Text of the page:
A lithium ion secondary cell having a positive electrode layer containing lithium TTCA, PAn, PPy and AB was evaluated for its discharge capacity.
In 16 g of NMP was dissolved 4.4 g of lithium TTCA powder, and the resulting solution was mixed with 16 g of a solution of PAn (12.5%)/NMP to prepare a lithium TTCA-PAn-NMP solution. This solution was applied on a 80 μm-thick carbon film formed on a 30 μm-thick titanium foil collector base material by means of glass bar coating (using a 150 μm-thick spacer) and then baked at 80° C. for 15 minutes under argon gas purging, followed by vacuum drying at 80° C. for one hour to obtain a positive electrode layer film containing lithium TTCA and PAn at a weight ratio of lithium TTCA:PAn=2.2:1. A positive electrode having a diameter of 16 mm was punched out from this film.
Next, a 16 mm-diameter piece was punched out from a 0.2 mm-thick lithium foil and was laminated on a 30 μm-thick titanium foil collector base material to provide a negative electrode.
Subsequently, an electrolyte solution was prepared by dissolving LiBF4 in a mixed solvent of EC:PC=40:60 (vol %) at a rate of 1.65 M/liter. This electrolyte solution was mixed with a polyacrylonitrile:methyl acrylate=9:1 (molar ratio) polymer at a weight ratio of the electrolyte solution/polymer=8.28 to form a solution, and the solution was gelled by left as it was at −20° C. for 5 hours to give a solid electrolyte having a film thickness of 0.8 mm.
Finally, the solid electrolyte obtained as a separator layer was loaded on the thus obtained positive electrode contained in the vessel, and then the thus obtained negative electrode was loaded further on the separator layer to give a lithium secondary cell.
A lithium secondary cell was fabricated as a comparative example in the same manner as in the above example except that the ratio of the components of the positive electrode layer was TTCA:PAn:PPy=2:1:0.5 (in terms of weight ratio).
Charge and discharge capacities of these lithium secondary cells were determined under the same charge and discharge conditions while they were maintained at room temperature. Further, these cells were subjected to charge and discharge cycles to determine discharge capacities in each charge and discharge cycle so as to count the cycle numbers at the time point where the discharge capacity dropped to 80% of the initial value. The results are summarized in FIG. 2. The following table shows some of the cases which gave good results.
Li TTCA:PAn =
As seen from the above results, it is understood that the lithium secondary cell of the example of the present invention exhibits a charge capacity of 239 mAh/g and a discharge capacity of 100 mAh/g, and the example also shows a great cycle number and small drop in the capacity from the value in charge to the value in discharge, in a charge and discharge cycle, compared with the comparative example.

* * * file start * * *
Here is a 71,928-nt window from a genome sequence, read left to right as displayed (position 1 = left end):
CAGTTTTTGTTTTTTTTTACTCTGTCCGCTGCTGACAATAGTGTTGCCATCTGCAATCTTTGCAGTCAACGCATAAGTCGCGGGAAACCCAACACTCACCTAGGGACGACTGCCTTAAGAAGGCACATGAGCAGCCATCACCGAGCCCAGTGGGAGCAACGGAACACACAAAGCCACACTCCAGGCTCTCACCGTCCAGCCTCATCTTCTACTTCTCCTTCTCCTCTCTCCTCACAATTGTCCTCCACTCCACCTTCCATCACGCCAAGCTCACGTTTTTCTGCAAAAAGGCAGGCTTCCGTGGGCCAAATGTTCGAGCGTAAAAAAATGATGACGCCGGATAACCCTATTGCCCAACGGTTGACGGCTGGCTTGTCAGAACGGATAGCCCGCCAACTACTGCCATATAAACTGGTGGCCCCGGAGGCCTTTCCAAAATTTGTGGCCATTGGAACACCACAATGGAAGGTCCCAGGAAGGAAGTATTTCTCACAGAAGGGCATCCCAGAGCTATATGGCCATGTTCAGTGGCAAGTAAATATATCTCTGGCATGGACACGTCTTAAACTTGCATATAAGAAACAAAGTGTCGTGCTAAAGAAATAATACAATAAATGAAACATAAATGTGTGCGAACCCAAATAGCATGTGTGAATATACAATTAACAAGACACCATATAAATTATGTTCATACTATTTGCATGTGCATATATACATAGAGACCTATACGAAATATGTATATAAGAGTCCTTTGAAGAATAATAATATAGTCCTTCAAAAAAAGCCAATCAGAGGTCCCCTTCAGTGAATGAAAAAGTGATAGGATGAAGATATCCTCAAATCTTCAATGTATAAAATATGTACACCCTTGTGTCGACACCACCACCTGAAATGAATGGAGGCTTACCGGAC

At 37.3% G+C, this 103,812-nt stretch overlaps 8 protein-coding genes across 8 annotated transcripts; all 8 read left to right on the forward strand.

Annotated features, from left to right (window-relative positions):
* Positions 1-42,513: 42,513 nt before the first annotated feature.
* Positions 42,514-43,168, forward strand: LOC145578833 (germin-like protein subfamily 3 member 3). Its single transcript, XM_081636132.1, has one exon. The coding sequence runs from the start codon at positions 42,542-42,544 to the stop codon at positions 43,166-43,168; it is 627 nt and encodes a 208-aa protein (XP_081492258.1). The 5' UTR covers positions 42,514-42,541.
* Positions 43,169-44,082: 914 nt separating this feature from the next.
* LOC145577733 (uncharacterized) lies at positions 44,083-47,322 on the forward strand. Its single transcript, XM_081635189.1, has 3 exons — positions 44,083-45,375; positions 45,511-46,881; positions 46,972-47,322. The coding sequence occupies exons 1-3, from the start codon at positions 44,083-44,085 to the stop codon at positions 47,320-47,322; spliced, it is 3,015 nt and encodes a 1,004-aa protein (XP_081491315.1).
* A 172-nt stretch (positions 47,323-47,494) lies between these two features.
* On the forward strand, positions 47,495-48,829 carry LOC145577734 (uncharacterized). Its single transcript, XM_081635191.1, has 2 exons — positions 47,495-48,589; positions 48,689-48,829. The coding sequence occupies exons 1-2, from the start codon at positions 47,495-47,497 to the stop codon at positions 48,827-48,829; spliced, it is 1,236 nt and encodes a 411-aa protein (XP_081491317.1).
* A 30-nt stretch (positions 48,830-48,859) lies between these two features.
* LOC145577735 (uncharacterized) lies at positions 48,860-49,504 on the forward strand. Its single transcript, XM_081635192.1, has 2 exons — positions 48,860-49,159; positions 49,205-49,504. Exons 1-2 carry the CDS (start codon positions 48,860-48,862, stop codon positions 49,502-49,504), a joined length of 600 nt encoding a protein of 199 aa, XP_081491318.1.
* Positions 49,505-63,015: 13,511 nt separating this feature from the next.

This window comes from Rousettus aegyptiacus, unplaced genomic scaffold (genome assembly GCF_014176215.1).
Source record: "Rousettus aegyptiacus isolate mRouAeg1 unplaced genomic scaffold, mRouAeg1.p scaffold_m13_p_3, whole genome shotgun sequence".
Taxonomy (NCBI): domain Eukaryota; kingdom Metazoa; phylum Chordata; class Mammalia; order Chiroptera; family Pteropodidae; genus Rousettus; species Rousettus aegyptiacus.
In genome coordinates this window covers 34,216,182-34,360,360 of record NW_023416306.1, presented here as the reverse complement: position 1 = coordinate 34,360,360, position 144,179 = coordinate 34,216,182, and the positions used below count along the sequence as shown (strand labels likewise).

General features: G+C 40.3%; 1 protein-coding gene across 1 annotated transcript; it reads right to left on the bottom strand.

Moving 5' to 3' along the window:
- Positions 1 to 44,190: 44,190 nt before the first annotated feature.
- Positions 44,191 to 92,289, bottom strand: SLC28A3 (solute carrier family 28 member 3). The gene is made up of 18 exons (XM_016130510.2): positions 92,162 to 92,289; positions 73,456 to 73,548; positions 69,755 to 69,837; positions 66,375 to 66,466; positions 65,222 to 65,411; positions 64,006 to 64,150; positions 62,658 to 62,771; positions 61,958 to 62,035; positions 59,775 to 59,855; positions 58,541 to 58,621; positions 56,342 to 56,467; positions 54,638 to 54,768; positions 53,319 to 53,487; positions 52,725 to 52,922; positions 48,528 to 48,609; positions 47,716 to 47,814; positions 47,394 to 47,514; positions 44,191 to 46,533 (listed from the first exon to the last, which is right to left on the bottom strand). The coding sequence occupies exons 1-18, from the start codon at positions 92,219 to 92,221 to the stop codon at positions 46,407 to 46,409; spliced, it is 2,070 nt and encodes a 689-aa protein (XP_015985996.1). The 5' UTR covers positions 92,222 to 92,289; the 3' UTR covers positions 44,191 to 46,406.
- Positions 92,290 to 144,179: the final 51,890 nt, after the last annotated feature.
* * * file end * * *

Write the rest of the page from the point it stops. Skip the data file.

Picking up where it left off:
The charge and discharge reaction mechanisms of the cell employing lithium TTCA as the positive electrode are as follows. The Li ions are released from the positive electrode lithium TTCA into the solid electrolyte during charging to make up for the loss in the solid electrolyte, whereas Li ions are converted to metal lithium at the negative electrode to cause reduction of Li ions. Meanwhile, reversed reactions take place at the positive electrode and negative electrode respectively during discharging, so that the Li ion concentration in the solid electrolyte does not change and that the solid electrolyte is surmised to act as a medium for transporting Li ions. According to the charge and discharge reaction mechanisms, if lithium TTCA obtained by substituting the H atom of the mercapto group (—SH) of TTCA with a Li atom is employed as the positive electrode, there occurs such a reaction that Li ions are released from the positive electrode into the solid electrolyte during charging to supply Li ions to the solid electrolyte as demonstrated in the example, so that the thickness of the solid electrolyte can be reduced to the order of several tens of μm.
As described above, according to the present invention, since the lithium secondary cell essentially consists of a composite electrode, as a positive electrode, having a positive electrode layer, containing lithium thiocyanurate and a conductive material, carried on a carbon film; a polyelectrolyte separator; and a lithium negative electrode, the resulting cell has a high energy density with little drop in the discharge capacity during charging and discharging.
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|U.S. Classification||429/213, 429/245, 429/218.1, 429/231.95|
|International Classification||H01M10/0565, H01M10/052, H01M10/05, H01M4/137, H01M4/60, H01M4/66, H01M4/62, H01M4/64|
|Cooperative Classification||Y02E60/122, H01M4/60, H01M10/052, H01M4/624, H01M4/663, H01M4/02, H01M4/608|
|European Classification||H01M4/60M4B, H01M4/60, H01M4/02|
|Oct 18, 1999||AS||Assignment|
Owner name: PIONEER CORPORATION, JAPAN
Free format text: ASSIGNMENT OF ASSIGNORS INTEREST;ASSIGNORS:TSUJI, TAISHI;MIYAKE, TAKAKO;YANAGISAWA, SHUUICHI;REEL/FRAME:010312/0474;SIGNING DATES FROM 19990928 TO 19990929
|Oct 13, 2004||FPAY||Fee payment|
Year of fee payment: 4
|Oct 9, 2008||FPAY||Fee payment|
Year of fee payment: 8
|Dec 17, 2012||REMI||Maintenance fee reminder mailed|
|May 8, 2013||LAPS||Lapse for failure to pay maintenance fees|
|Jun 25, 2013||FP||Expired due to failure to pay maintenance fee|
Effective date: 20130508